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Author Topic: Does one "hash/sec" represent SHA256(SHA250(blah)) or SHA256(blah)?  (Read 3027 times)
woodrake
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May 23, 2013, 05:32:37 PM
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Sorry if this is a bit of a n00b question, but when people cite Ghashes/second or whatever for mining rates, does that refer to the number of SHA256 operations per second or the number of double-SHA256 operations per sec?

I'm asking since it has occurred to me (as it probably has to many of you!) that we are making some hardware that would be extremely good at breaking password files hashed with SHA256 (the industry gold standard hashing algorithm). At work we typically rely on many rounds of hashing (in the thousands) as our main defense against a putative attacker who has managed to obtain a password file somehow (eg. stealing a laptop). We don't use SHA256 but I want to work out how quickly an ASIC mining rig could potentially break such passwords.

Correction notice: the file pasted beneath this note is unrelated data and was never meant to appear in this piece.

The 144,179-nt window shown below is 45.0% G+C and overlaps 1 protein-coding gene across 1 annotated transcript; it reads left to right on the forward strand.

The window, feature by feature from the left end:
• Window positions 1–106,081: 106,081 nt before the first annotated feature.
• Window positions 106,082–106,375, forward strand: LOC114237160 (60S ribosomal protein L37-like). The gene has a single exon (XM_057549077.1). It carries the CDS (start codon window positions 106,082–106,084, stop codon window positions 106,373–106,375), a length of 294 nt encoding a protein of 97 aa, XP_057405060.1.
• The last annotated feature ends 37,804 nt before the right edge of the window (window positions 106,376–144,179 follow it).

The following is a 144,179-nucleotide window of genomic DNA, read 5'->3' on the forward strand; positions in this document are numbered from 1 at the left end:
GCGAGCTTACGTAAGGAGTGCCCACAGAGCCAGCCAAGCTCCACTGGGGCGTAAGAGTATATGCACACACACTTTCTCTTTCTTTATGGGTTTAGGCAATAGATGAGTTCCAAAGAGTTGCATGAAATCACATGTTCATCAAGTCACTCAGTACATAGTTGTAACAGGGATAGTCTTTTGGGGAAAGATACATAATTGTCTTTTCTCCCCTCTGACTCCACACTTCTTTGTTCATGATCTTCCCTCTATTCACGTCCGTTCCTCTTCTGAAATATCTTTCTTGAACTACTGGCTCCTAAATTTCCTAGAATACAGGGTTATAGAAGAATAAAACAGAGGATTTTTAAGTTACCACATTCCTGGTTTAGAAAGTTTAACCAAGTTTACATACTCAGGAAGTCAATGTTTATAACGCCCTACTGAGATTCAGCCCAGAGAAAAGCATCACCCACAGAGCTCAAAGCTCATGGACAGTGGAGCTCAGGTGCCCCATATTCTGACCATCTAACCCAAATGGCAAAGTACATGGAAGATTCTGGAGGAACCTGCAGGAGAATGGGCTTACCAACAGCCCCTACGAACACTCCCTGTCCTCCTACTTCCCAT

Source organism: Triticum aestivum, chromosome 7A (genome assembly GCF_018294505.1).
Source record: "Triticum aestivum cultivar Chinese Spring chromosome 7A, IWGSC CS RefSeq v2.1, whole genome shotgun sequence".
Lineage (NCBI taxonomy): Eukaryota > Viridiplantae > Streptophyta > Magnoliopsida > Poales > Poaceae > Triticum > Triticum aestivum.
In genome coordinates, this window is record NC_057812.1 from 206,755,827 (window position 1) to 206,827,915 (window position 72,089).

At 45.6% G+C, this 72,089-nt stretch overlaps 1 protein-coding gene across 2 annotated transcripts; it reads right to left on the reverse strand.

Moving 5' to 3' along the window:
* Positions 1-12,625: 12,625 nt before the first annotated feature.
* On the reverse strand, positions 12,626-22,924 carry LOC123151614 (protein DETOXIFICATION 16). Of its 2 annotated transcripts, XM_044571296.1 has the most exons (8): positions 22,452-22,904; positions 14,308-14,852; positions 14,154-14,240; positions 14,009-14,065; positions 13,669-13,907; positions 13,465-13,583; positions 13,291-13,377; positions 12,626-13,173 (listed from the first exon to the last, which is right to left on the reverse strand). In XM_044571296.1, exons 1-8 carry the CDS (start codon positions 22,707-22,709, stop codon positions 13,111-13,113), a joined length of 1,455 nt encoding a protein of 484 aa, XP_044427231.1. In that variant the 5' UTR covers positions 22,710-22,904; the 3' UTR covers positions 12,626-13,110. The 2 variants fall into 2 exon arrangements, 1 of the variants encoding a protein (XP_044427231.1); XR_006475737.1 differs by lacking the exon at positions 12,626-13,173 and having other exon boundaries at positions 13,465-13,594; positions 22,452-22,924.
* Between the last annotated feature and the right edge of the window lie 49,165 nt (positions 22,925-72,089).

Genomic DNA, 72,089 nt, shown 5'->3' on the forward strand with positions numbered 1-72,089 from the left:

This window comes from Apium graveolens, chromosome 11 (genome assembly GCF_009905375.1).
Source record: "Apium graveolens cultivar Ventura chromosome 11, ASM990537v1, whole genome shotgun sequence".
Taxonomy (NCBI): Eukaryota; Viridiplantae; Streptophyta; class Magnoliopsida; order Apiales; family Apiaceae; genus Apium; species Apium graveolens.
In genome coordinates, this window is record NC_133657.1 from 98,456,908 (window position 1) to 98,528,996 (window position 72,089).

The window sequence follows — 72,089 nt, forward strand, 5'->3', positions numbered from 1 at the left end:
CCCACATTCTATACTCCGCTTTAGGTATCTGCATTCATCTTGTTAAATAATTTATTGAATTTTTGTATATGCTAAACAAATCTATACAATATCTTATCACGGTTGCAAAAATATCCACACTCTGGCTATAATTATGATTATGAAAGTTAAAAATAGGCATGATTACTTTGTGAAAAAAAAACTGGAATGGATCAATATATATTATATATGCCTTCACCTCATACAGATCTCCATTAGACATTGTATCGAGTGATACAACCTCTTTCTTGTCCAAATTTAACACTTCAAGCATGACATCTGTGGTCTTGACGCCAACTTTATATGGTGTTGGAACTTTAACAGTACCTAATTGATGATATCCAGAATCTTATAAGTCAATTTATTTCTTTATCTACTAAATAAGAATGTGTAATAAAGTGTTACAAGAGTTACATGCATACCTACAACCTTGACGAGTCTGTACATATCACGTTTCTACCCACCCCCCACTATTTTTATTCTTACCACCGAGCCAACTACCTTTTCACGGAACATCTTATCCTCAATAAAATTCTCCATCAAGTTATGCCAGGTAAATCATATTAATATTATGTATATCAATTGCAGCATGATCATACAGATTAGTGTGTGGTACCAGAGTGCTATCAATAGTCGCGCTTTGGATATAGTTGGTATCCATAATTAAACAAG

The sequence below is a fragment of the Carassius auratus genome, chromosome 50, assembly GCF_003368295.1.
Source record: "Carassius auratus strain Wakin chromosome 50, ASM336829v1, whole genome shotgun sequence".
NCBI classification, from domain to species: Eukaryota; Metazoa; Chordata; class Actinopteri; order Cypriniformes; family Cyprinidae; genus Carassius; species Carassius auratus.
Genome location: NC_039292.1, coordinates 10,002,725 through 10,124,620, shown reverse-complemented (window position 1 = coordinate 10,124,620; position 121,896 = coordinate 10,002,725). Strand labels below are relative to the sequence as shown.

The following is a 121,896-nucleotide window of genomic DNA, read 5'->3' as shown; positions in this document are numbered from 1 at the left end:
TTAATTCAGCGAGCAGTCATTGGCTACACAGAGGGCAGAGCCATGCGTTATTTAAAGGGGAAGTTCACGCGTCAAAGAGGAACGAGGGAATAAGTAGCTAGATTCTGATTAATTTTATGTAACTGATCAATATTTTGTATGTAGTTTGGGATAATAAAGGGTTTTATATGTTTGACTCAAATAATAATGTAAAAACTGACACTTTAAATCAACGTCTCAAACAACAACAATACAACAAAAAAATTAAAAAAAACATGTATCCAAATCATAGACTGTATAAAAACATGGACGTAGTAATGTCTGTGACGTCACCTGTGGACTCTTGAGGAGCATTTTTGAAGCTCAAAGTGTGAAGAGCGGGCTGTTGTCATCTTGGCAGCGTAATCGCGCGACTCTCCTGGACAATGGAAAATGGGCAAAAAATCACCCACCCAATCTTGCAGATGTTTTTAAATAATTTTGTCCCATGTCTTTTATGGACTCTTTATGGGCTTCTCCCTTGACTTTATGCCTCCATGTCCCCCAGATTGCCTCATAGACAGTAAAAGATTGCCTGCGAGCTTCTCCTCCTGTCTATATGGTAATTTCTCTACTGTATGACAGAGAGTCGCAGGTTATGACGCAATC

Kate.

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May 23, 2013, 07:02:53 PM
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Short answer: Neither.

Long answer: Bitcoin hash is approximately SHA2561.5(blah).

The inner SHA-256 is computed over 2 512-bit blocks that come from the 80-byte block header.

The outer SHA-256 is computed over 1 512-bit block that comes from the 32-byte inner hash.

Because the nonce field is in the second 512-bit block of the inner hash everyone makes an optimization and keeps the first 512-bit of the inner hash a precomputed constant, thus the inner hash is really only about half of the full SHA-256.

In addition to the above: password breaking is a systematic, exhaustive search of the space of possible passwords. Bitcoin mining is playing a lottery, no need to be either systematic or exhaustive.